Announcing DaSpec — awesome executable specifications in Markdown

It’s my great pleasure to announce the immediate availability of DaSpec v1.0, the first stable version ready for production use. DaSpec is an automation framework for Executable Specifications in Markdown. It can help you:

  • Share information about planned features with non-technical stakeholders easily, and get actionable unambiguous feedback from them
  • Ensure and document shared understanding of the planned software, making the definition of done stronger and more objective
  • Document software features and APIs in a way that is easy to understand and maintain, so you can reduce the bus factor of your team and onboard new team members easily
  • Make any kind of automated tests readable to non-technical team members and stakeholders

DaSpec helps teams achieve those benefits by validating human-readable documents against a piece of software, similar to tools such as FitNesse, Cucumber or Concordion. The major difference is that DaSpec works with Markdown, a great, intuitive format that is well supported by a large ecosystem of conversion, editing and processing tools. Run and play with the key examples in your browser now, without installing any software, to see what DaSpec could do for you.

DaSpec’s primary target are teams practising Behaviour Driven Development, Specification by Example, ATDD and generally running short, frequent delivery cycles with a heavy dependency on test automation. It can, however, be useful to anyone looking to reduce the cost of discovering outdated information in documentation and tests.

For more information on what’s new in version 1.0, check out the release notes.

The first version of DaSpec supports automation using JavaScript only. We plan to port it to other platforms depending on the community feedback. Get in touch and let us know what you’d like to see next.

What is your #1 software delivery challenge?

I’d love to reboot my blog and monthly newsletter with inspiring and educational information, to help you get better outcomes with your teams. I finally have some time to write again, but I’d like to try something a bit different – and ask people what they wanted to learn about.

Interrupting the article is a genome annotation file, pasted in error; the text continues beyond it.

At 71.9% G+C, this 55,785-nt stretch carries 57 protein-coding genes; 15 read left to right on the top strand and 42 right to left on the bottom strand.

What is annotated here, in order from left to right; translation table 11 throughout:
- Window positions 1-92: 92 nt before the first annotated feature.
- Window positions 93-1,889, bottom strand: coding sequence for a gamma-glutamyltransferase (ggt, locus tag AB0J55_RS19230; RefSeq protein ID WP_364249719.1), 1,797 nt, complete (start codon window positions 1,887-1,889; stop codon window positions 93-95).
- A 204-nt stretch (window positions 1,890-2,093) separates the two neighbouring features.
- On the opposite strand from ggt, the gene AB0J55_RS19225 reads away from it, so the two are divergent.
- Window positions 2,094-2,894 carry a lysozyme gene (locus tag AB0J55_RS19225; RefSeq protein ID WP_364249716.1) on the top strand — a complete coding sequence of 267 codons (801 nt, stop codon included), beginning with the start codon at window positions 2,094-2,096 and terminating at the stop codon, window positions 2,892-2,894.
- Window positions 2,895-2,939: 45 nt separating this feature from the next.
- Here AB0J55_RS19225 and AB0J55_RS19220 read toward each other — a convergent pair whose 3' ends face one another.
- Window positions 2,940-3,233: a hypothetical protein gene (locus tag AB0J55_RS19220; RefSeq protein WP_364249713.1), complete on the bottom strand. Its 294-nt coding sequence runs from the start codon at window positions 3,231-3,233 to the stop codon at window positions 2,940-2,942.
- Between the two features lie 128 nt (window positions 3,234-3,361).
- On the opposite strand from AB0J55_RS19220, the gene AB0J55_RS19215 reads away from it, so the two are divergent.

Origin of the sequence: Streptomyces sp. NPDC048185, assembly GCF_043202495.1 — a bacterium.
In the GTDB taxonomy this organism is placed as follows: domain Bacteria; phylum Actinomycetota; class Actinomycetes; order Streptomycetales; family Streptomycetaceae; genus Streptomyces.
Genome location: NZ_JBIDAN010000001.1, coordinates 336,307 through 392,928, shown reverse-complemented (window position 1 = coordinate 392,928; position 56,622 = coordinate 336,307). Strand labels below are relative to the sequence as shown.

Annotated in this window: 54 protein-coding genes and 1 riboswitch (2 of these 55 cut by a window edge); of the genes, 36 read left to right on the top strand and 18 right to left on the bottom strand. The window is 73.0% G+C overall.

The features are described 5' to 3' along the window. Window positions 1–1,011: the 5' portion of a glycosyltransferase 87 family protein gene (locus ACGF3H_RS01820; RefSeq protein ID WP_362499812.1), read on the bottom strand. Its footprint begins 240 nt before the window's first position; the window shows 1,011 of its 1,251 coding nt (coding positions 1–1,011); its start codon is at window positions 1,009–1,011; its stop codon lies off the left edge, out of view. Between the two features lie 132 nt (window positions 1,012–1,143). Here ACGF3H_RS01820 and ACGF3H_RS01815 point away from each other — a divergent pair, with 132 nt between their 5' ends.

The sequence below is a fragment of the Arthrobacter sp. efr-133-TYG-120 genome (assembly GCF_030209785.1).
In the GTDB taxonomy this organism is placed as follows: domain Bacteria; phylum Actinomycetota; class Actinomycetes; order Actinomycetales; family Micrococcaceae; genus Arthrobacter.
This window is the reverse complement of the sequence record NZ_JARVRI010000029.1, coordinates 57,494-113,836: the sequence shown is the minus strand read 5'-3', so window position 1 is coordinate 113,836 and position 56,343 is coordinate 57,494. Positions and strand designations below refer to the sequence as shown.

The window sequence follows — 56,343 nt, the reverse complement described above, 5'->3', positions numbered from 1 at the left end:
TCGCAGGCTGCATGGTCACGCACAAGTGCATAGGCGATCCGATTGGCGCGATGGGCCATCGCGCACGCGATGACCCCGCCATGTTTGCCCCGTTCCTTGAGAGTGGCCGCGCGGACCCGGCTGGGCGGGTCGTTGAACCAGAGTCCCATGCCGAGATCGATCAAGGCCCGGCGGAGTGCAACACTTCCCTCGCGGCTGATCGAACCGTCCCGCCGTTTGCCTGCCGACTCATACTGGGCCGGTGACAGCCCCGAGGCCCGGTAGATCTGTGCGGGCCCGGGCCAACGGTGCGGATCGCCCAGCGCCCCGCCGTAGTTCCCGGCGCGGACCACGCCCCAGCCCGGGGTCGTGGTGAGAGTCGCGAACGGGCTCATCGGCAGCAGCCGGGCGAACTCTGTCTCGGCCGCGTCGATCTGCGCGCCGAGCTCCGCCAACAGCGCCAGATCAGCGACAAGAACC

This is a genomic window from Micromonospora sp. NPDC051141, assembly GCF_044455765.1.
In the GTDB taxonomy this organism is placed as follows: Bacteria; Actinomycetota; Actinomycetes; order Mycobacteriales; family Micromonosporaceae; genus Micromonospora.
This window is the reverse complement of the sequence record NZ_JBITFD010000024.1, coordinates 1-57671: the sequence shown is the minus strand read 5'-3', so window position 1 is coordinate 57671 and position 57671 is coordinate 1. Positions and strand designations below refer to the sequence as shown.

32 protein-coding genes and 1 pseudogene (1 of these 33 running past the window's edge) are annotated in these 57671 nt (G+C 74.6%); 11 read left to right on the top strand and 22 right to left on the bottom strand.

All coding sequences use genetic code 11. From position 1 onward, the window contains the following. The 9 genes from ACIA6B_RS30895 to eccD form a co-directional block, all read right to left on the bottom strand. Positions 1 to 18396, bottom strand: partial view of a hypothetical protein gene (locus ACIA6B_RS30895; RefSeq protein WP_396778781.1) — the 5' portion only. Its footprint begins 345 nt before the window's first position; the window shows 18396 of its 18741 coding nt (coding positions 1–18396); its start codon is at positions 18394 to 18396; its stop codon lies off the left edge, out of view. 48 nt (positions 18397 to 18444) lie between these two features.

If you could take just five minutes and tell me what is the single biggest challenge that you’re struggling with at the moment, I’d appreciate it very much, and more importantly I will be able to use that information to cover the topics that you specifically want to know about.

I’m collecting the information using SurveyGizmo. Please fill in this quick survey to help steer me!

Fifty Quick Ideas To Improve Your Tests now available

My new book, Fifty Quick Ideas to Improve Your Tests, is now available on Amazon. Grab it at 50% discount before Friday:

This book is for cross-functional teams working in an iterative delivery environment, planning with user stories and testing frequently changing software under tough time pressure. This book will help you test your software better, easier and faster. Many of these ideas also help teams engage their business stakeholders better in defining key expectations and improve the quality of their software products.

For more info, check out FiftyQuickIdeas.com

To improve testing, snoop on the competition

This is an excerpt from my upcoming book, Fifty Quick Ideas To Improve Your Tests

snoop on competitionAs a general rule, teams focus the majority of testing activities on their zone of control, on the modules they develop, or the software that they are directly delivering. But it’s just as irresponsible not to consider competition when planning testing as it is in the management of product development in general, whether the field is software or consumer electronics.

Software products that are unique are very rare, and it’s likely that someone else is working on something similar to the product or project that you are involved with at the moment. Although the products might be built using different technical platforms and address different segments, key usage scenarios probably translate well across teams and products, as do the key risks and major things that can go wrong.

When planning your testing activities, look at the competition for inspiration — the cheapest mistakes to fix are the ones already made by other people. Although it might seem logical that people won’t openly disclose information about their mistakes, it’s actually quite easy to get this data if you know where to look. Continue reading